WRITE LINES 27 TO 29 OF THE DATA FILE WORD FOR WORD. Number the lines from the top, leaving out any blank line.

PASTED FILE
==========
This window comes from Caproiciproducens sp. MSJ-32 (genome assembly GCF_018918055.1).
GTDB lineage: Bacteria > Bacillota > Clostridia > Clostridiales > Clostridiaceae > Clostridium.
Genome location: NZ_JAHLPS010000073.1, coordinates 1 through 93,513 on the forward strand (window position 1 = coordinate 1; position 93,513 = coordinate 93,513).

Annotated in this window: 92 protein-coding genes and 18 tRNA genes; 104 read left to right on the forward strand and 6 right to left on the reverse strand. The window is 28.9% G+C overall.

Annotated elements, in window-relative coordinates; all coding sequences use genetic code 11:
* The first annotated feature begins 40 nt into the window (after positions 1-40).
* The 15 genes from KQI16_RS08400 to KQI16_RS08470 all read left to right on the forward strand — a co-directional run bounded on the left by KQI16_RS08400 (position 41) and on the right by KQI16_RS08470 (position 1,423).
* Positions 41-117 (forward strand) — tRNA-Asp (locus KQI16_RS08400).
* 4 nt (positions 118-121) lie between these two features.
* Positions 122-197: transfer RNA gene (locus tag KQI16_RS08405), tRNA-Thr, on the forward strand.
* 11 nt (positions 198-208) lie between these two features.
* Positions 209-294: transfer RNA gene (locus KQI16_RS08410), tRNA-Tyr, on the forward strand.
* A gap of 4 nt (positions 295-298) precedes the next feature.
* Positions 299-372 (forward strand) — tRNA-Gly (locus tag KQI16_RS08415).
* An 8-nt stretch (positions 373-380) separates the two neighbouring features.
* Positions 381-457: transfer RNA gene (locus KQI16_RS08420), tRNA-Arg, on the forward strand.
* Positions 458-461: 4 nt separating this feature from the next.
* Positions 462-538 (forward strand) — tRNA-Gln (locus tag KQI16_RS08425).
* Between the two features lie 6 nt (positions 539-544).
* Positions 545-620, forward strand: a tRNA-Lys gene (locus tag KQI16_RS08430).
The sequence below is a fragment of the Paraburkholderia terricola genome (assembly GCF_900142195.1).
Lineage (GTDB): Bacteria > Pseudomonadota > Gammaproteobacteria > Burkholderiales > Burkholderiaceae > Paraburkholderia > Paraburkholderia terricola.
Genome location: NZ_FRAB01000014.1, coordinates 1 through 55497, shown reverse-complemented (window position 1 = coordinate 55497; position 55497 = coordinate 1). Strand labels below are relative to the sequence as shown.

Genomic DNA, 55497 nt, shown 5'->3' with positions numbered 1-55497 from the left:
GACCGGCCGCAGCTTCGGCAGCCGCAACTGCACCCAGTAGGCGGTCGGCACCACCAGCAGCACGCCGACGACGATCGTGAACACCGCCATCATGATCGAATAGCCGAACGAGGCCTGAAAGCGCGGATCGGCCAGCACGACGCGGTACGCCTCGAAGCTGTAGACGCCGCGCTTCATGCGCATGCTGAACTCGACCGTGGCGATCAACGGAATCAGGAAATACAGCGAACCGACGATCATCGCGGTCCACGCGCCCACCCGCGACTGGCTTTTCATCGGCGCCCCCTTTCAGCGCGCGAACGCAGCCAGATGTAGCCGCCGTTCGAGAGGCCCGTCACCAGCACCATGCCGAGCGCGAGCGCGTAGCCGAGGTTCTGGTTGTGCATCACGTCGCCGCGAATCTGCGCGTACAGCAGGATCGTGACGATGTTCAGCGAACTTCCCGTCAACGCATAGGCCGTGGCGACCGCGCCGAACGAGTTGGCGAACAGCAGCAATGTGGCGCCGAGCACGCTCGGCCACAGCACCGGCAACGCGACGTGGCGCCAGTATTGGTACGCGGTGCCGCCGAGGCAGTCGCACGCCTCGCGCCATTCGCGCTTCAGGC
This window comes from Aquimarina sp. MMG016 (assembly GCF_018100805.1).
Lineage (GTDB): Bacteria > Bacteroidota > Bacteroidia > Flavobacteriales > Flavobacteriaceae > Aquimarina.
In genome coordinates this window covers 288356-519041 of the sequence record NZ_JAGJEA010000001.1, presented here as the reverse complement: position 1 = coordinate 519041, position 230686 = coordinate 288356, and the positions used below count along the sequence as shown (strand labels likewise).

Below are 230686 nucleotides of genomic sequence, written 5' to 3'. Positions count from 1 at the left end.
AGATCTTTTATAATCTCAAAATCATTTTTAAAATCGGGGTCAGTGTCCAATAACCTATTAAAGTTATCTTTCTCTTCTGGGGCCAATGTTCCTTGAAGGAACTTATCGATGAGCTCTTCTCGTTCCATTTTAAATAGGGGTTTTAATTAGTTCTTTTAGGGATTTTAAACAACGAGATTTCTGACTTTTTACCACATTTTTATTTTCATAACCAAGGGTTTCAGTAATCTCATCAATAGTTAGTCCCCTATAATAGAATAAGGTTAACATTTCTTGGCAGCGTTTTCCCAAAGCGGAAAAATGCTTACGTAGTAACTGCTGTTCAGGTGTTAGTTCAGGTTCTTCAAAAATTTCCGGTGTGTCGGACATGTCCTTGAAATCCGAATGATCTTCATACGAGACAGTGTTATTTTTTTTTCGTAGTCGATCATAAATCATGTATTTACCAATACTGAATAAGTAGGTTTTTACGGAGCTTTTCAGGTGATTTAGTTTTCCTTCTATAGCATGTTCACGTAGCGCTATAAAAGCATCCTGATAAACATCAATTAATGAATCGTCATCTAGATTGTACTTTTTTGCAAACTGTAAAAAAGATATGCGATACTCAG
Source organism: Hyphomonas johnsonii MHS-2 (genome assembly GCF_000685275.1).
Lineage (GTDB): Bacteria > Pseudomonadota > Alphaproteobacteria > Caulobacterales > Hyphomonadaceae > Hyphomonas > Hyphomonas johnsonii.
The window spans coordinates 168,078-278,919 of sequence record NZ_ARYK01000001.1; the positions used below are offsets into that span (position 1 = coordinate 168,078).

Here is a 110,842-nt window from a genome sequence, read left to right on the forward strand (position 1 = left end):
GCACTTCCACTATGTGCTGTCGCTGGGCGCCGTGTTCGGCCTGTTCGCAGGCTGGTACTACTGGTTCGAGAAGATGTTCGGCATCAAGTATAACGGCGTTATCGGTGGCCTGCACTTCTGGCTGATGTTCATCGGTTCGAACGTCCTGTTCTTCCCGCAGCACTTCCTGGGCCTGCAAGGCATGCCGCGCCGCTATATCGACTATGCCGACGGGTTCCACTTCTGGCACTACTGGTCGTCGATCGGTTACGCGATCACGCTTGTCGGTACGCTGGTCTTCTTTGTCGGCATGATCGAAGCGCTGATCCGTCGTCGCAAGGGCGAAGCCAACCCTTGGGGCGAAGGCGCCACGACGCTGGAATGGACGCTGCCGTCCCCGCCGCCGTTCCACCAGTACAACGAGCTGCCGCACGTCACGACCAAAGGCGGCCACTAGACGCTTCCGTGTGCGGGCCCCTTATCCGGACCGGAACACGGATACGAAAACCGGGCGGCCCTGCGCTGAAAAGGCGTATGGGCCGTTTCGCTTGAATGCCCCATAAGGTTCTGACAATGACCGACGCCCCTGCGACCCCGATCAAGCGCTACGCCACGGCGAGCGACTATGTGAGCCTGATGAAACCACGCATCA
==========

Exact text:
Lineage (GTDB): Bacteria > Bacteroidota > Bacteroidia > Flavobacteriales > Flavobacteriaceae > Aquimarina.
In genome coordinates this window covers 288356-519041 of the sequence record NZ_JAGJEA010000001.1, presented here as the reverse complement: position 1 = coordinate 519041, position 230686 = coordinate 288356, and the positions used below count along the sequence as shown (strand labels likewise).

Below are 230686 nucleotides of genomic sequence, written 5' to 3'. Positions count from 1 at the left end.